The third doctrine is that Life imitates Art far more than Artimitates Life. This results not merely from Lifes imitativeinstinct, but from the fact that the self-conscious aim of Life isto find expression, and that Art offers it certain beautiful formsthrough which it may realise that energy. It is a theory that hasnever been put forward before, but it is extremely fruitful, andthrows an entirely new light upon the history of Art.It follows, as a corollary from this, that external Nature alsoimitates Art. The only effects that she can show us are effectsthat we have already seen through poetry, or in paintings. This isthe secret of Natures charm, as well as the explanation ofNatures weakness.The final revelation is that Lying, the telling of beautiful untruethings, is the proper aim of Art. But of this I think I havespoken at sufficient length. And now let us go out on the terrace,where droops the milk-white peacock like a ghost, while theevening star washes the dusk with silver. At twilight naturebecomes a wonderfully suggestive effect, and is not withoutloveliness, though perhaps its chief use is to illustratequotations from the poets. Come! We have talked long enough.PEN, PENCIL AND POISON--A STUDY IN GREENIt has constantly been made a subject of reproach against artistsand men of letters that they are lacking in wholeness andcompleteness of nature. As a rule this must necessarily be so.That very concentration of vision and intensity of purpose which isthe characteristic of the artistic temperament is in itself a modeof limitation. To those who are preoccupied with the beauty ofform nothing else seems of much importance. Yet there are manyexceptions to this rule. Rubens served as ambassador, and Goetheas state councillor, and Milton as Latin secretary to Cromwell.Sophocles held civic office in his own city; the humourists,essayists, and novelists of modern America seem to desire nothingbetter than to become the diplomatic representatives of theircountry; and Charles Lambs friend, Thomas Griffiths Wainewright,the subject of this brief memoir, though of an extremely artistictemperament, followed many masters other than art, being not merelya poet and a painter, an art-critic, an antiquarian, and a writerof prose, an amateur of beautiful things, and a dilettante ofthings delightful, but also a forger of no mean or ordinarycapabilities, and as a subtle and secret poisoner almost withoutrival in this or any age.This remarkable man, so powerful with pen, pencil and poison, asa great poet of our own day has finely said of him, was born atChiswick, in 1794. His father was the son of a distinguishedsolicitor of Grays Inn and Hatton Garden. His mother was thedaughter of the celebrated Dr. Griffiths, the editor and founder ofthe Monthly Review, the partner in another literary speculation ofThomas Davis, that famous bookseller of whom Johnson said that he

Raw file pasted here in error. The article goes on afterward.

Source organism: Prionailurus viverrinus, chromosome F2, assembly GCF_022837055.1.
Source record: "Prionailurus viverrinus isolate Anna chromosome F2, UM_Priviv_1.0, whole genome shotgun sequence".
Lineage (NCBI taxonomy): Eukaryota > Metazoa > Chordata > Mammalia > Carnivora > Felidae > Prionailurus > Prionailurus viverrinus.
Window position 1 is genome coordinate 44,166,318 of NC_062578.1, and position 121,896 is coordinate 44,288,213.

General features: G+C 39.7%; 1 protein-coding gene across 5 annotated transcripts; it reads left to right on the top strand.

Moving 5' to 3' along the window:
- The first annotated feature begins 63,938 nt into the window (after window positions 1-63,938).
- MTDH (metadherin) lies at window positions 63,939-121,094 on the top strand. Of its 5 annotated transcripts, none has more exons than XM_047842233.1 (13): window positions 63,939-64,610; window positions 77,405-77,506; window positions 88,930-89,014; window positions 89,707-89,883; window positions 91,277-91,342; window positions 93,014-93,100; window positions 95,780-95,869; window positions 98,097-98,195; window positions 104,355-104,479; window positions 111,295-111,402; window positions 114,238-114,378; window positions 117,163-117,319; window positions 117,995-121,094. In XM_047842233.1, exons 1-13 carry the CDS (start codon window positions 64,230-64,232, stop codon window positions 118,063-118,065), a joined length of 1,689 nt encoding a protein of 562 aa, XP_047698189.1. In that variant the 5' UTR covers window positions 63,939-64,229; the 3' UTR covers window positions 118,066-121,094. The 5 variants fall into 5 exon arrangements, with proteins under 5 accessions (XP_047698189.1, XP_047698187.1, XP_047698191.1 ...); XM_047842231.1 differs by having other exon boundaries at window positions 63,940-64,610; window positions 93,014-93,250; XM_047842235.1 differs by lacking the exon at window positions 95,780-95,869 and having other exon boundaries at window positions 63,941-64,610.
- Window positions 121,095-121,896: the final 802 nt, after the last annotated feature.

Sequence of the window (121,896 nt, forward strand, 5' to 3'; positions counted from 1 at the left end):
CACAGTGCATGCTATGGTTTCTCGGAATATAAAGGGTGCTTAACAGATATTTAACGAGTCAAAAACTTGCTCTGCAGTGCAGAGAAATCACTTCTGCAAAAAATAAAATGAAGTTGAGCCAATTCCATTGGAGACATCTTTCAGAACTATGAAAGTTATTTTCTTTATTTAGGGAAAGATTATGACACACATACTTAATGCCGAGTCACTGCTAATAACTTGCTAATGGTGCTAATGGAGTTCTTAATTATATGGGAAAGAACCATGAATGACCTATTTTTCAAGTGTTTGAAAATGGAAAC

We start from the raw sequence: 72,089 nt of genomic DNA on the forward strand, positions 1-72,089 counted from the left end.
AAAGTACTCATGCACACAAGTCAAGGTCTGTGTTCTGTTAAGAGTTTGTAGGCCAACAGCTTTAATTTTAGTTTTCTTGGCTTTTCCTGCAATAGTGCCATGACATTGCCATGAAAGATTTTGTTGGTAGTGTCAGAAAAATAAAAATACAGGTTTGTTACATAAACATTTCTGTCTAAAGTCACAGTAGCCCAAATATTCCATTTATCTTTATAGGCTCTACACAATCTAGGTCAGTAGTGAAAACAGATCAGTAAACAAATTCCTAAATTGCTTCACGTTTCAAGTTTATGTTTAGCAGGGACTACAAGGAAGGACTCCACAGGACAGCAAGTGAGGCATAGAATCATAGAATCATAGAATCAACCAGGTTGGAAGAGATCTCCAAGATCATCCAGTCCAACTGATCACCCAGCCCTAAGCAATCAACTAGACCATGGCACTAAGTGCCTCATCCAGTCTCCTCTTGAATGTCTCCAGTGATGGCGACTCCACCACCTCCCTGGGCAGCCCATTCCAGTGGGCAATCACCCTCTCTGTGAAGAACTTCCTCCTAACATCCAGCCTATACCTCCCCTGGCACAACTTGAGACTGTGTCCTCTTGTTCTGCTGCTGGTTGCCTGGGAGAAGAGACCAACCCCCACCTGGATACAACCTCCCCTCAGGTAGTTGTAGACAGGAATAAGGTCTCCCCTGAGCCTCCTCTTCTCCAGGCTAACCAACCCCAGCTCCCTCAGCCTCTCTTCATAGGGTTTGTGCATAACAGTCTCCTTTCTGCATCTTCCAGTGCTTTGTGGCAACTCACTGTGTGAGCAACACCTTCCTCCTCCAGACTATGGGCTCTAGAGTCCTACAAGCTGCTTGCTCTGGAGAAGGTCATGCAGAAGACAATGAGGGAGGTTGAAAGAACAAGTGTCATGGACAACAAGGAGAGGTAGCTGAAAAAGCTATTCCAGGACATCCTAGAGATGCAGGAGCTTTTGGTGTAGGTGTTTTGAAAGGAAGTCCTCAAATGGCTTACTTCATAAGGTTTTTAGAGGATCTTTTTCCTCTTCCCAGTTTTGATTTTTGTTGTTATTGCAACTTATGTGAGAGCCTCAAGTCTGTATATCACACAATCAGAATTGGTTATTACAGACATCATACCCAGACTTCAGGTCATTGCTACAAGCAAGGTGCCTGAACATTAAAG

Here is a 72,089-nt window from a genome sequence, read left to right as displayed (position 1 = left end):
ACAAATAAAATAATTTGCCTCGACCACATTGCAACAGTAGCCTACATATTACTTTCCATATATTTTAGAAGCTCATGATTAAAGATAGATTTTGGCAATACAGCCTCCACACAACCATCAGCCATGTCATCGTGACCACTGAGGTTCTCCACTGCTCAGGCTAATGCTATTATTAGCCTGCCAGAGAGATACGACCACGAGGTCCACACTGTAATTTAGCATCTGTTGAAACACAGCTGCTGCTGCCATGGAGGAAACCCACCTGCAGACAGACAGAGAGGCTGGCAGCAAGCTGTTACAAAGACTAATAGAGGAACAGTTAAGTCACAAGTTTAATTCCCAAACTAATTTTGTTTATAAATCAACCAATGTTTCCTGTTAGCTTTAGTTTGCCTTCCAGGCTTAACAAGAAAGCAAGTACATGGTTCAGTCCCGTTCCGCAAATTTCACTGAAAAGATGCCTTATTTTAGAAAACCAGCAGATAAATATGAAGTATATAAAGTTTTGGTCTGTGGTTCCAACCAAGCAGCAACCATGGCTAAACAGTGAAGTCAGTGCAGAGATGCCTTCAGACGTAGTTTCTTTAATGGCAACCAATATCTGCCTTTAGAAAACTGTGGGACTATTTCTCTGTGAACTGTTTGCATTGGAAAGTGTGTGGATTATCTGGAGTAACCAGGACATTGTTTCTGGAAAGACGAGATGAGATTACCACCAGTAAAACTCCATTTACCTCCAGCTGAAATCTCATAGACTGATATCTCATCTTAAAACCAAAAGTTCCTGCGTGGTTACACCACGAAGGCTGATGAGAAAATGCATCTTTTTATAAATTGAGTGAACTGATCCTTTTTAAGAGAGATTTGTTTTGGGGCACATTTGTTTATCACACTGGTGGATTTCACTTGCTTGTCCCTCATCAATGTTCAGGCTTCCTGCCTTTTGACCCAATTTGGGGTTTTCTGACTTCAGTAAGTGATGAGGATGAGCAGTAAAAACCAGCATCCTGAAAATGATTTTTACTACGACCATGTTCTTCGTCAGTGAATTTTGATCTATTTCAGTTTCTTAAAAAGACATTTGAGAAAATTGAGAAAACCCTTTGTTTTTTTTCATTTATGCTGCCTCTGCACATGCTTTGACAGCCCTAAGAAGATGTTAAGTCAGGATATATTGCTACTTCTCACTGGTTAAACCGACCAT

was not a bookseller, but a gentleman who dealt in books, thefriend of Goldsmith and Wedgwood, and one of the most well-knownmen of his day. Mrs. Wainewright died, in giving him birth, at theearly age of twenty-one, and an obituary notice in the GentlemansMagazine tells us of her amiable disposition and numerousaccomplishments, and adds somewhat quaintly that she is supposedto have understood the writings of Mr. Locke as well as perhaps anyperson of either sex now living. His father did not long survivehis young wife, and the little child seems to have been brought upby his grandfather, and, on the death of the latter in 1803, by hisuncle George Edward Griffiths, whom he subsequently poisoned. Hisboyhood was passed at Linden House, Turnham Green, one of thosemany fine Georgian mansions that have unfortunately disappearedbefore the inroads of the suburban builder, and to its lovelygardens and well-timbered park he owed that simple and impassionedlove of nature which never left him all through his life, and whichmade him so peculiarly susceptible to the spiritual influences ofWordsworths poetry. He went to school at Charles Burneys academyat Hammersmith. Mr. Burney was the son of the historian of music,and the near kinsman of the artistic lad who was destined to turnout his most remarkable pupil. He seems to have been a man of agood deal of culture, and in after years Mr. Wainewright oftenspoke of him with much affection as a philosopher, anarchaeologist, and an admirable teacher who, while he valued theintellectual side of education, did not forget the importance ofearly moral training. It was under Mr. Burney that he firstdeveloped his talent as an artist, and Mr. Hazlitt tells us that adrawing-book which he used at school is still extant, and displaysgreat talent and natural feeling. Indeed, painting was the firstart that fascinated him. It was not till much later that he soughtto find expression by pen or poison.Before this, however, he seems to have been carried away by boyishdreams of the romance and chivalry of a soldiers life, and to havebecome a young guardsman. But the reckless dissipated life of hiscompanions failed to satisfy the refined artistic temperament ofone who was made for other things. In a short time he wearied ofthe service. Art, he tells us, in words that still move many bytheir ardent sincerity and strange fervour, Art touched herrenegade; by her pure and high influence the noisome mists werepurged; my feelings, parched, hot, and tarnished, were renovatedwith cool, fresh bloom, simple, beautiful to the simple-hearted.But Art was not the only cause of the change. The writings ofWordsworth, he goes on to say, did much towards calming theconfusing whirl necessarily incident to sudden mutations. I weptover them tears of happiness and gratitude. He accordingly leftthe army, with its rough barrack-life and coarse mess-room tittle-tattle, and returned to Linden House, full of this new-bornenthusiasm for culture. A severe illness, in which, to use his ownwords, he was broken like a vessel of clay, prostrated him for atime. His delicately strung organisation, however indifferent itmight have been to inflicting pain on others, was itself mostkeenly sensitive to pain. He shrank from suffering as a thing thatmars and maims human life, and seems to have wandered through thatterrible valley of melancholia from which so many great, perhapsgreater, spirits have never emerged. But he was young--onlytwenty-five years of age--and he soon passed out of the dead black